Climate models are uncertain, but we can do something about it
Speaker: Ken Carslaw, University of Leeds
When: Wednesday, March 14, 2018, 3:30 p.m. Mountain Time
Location: Room 2A305, DSRC (NOAA Building), 325 Broadway, Boulder
Directions: Refer to More Information under our Seminar Schedule
Remote Access: Webinar Registration. Confirmation of registration includes information about joining the webinar. View System Requirements.
ALL Seminar attendees agree not to cite, quote, copy, or distribute material presented without the explicit written consent of the seminar presenter. Any opinions expressed in this seminar are those of the speaker alone and do not necessarily reflect the opinions of NOAA or ESRL CSD.
The title of my presentation follows a recent EOS article that I wrote on the importance of exploring model uncertainty (Carslaw, K. S., L. A. Lee, L. A. Regayre, and J. S. Johnson, Climate Models Are Uncertain, but We Can Do Something About It, EOS, 99, doi: 10.1029/2018EO093757, 2018). Models of climate and atmospheric phenomena are usually very complex, which makes it extremely challenging to explore all the potential model behaviors and the uncertainty in our predictions. In this presentation I will show how we can go beyond relatively simple model sensitivity tests to being able to generate multi-dimensional "response surfaces" that describe how any model output depends on any combination of model inputs or parameter values. These surfaces can be used to explore complex model behaviour or they can be sampled to quantify the uncertainty in model predictions. I will show some examples of how we can explore model behavior and quantify uncertainty related to stratospheric volcanic perturbations, cloud physics and aerosol radiative forcing.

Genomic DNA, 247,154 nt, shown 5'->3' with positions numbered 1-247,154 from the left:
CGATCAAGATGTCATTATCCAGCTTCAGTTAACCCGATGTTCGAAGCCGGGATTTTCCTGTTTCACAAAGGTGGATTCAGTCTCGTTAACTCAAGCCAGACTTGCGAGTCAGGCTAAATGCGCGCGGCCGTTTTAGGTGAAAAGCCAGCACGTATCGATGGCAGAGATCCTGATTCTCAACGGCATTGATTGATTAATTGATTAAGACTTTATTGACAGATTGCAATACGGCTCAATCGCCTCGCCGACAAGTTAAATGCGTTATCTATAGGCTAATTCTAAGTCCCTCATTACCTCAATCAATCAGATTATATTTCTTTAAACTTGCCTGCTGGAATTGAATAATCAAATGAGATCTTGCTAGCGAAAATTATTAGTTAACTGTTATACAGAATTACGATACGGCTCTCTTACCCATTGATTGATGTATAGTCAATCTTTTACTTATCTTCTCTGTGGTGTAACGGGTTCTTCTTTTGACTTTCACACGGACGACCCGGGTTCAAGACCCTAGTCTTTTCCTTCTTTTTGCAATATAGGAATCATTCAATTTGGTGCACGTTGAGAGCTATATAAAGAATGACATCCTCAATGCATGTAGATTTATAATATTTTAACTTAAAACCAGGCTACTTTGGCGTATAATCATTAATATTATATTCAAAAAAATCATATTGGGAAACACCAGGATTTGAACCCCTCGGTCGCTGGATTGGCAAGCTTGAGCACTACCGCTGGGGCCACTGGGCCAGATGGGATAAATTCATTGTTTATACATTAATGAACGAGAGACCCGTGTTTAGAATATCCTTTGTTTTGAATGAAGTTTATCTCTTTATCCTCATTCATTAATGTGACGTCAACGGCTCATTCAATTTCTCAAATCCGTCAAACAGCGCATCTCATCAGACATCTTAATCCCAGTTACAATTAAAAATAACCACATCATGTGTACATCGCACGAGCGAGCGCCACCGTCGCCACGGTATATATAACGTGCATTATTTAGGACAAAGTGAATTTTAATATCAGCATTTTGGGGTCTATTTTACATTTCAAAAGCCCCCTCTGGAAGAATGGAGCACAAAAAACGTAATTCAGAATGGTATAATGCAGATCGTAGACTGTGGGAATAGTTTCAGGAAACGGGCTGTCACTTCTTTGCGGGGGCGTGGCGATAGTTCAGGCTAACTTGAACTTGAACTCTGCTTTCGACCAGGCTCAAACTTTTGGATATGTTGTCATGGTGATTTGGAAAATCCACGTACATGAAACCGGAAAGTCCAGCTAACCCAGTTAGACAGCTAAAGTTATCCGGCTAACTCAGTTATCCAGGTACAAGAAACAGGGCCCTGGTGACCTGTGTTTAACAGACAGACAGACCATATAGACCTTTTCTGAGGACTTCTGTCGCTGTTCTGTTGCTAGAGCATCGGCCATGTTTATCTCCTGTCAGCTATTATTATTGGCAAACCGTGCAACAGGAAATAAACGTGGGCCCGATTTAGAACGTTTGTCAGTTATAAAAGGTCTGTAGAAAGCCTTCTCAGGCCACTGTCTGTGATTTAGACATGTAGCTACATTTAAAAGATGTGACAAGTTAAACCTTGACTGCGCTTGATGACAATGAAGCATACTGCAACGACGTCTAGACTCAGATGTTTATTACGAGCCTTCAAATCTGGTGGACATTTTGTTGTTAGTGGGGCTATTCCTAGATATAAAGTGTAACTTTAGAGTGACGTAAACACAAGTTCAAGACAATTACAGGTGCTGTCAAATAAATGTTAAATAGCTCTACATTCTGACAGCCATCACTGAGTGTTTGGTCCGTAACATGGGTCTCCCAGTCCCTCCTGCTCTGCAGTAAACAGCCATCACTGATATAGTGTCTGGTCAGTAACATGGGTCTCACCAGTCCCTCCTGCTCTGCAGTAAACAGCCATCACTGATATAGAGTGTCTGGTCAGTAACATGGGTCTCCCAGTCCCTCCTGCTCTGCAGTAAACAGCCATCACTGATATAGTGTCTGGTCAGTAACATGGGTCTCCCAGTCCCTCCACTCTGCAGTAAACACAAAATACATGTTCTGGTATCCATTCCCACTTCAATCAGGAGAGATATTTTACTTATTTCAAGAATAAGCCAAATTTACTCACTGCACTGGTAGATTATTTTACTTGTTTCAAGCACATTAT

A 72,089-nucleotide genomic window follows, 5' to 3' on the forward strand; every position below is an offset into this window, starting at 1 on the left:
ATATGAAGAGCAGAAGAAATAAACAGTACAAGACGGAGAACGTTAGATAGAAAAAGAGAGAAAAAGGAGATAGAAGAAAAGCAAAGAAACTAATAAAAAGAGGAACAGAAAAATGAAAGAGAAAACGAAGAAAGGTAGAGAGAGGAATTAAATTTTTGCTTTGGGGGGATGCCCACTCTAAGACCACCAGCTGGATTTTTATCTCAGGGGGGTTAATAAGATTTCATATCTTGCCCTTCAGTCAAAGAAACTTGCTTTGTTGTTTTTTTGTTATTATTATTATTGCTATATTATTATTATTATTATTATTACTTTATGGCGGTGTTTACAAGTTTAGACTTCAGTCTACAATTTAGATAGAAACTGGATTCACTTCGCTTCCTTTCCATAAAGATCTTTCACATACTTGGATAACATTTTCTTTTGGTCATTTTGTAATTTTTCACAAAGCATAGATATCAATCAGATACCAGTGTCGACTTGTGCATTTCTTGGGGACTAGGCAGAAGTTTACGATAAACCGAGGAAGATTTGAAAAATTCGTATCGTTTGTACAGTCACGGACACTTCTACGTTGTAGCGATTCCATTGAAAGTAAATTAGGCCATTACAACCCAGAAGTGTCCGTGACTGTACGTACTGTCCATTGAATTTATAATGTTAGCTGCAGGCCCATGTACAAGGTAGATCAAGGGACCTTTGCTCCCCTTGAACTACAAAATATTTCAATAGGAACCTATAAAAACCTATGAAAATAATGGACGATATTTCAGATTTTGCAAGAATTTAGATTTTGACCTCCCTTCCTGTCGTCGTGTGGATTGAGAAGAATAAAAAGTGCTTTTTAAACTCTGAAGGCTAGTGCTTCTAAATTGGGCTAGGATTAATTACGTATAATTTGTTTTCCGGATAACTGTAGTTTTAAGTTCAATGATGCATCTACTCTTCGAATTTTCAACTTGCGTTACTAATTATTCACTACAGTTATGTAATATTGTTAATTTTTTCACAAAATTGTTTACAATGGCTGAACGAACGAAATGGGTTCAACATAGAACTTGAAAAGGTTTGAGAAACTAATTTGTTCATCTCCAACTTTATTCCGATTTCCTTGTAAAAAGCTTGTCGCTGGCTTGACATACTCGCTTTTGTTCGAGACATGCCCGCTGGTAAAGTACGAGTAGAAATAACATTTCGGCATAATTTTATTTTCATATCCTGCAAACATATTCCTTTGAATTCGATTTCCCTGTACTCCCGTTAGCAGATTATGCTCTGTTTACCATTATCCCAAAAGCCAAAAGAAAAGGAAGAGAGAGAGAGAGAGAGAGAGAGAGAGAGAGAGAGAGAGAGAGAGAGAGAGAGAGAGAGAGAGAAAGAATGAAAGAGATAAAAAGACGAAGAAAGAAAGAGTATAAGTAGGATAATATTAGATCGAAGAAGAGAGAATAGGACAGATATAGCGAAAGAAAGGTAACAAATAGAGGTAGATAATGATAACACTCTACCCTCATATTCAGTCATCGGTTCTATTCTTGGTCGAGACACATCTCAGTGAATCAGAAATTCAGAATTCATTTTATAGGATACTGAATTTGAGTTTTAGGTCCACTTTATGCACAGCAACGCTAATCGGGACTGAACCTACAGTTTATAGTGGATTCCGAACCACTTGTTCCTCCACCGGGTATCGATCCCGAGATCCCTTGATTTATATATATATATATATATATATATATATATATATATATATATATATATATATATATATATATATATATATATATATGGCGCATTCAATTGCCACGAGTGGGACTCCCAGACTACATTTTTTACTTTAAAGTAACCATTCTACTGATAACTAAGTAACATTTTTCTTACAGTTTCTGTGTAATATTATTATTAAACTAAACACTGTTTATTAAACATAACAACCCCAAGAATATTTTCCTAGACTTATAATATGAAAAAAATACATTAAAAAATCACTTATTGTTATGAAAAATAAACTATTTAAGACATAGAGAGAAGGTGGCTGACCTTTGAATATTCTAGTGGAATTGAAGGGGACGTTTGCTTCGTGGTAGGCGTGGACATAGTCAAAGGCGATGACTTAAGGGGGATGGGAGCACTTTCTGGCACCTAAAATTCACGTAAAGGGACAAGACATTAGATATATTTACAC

Ken Carslaw's research involves modelling of the physical and chemical properties of atmospheric aerosols and the effect on clouds, atmospheric composition and climate. The Global Model of Aerosol Processes (GLOMAP) is a major advance on previous global models and has been used to study a wide range of aerosol processes in the atmosphere, including new particle formation, marine aerosol, dust emission and transport, and cloud condensation nuclei. GLOMAP is also being used in an Earth System model to study the interactions between aerosol, the oceans and the biosphere from seasonal to palaeo timescales. His research also examines the impact of aerosol on cloud processes and precipitation using advanced numerical models. See his Aerosol Modelling Research Group page. In 2001, Ken was a cofounding editor of Atmospheric Chemistry and Physics and remains an Executive Editor.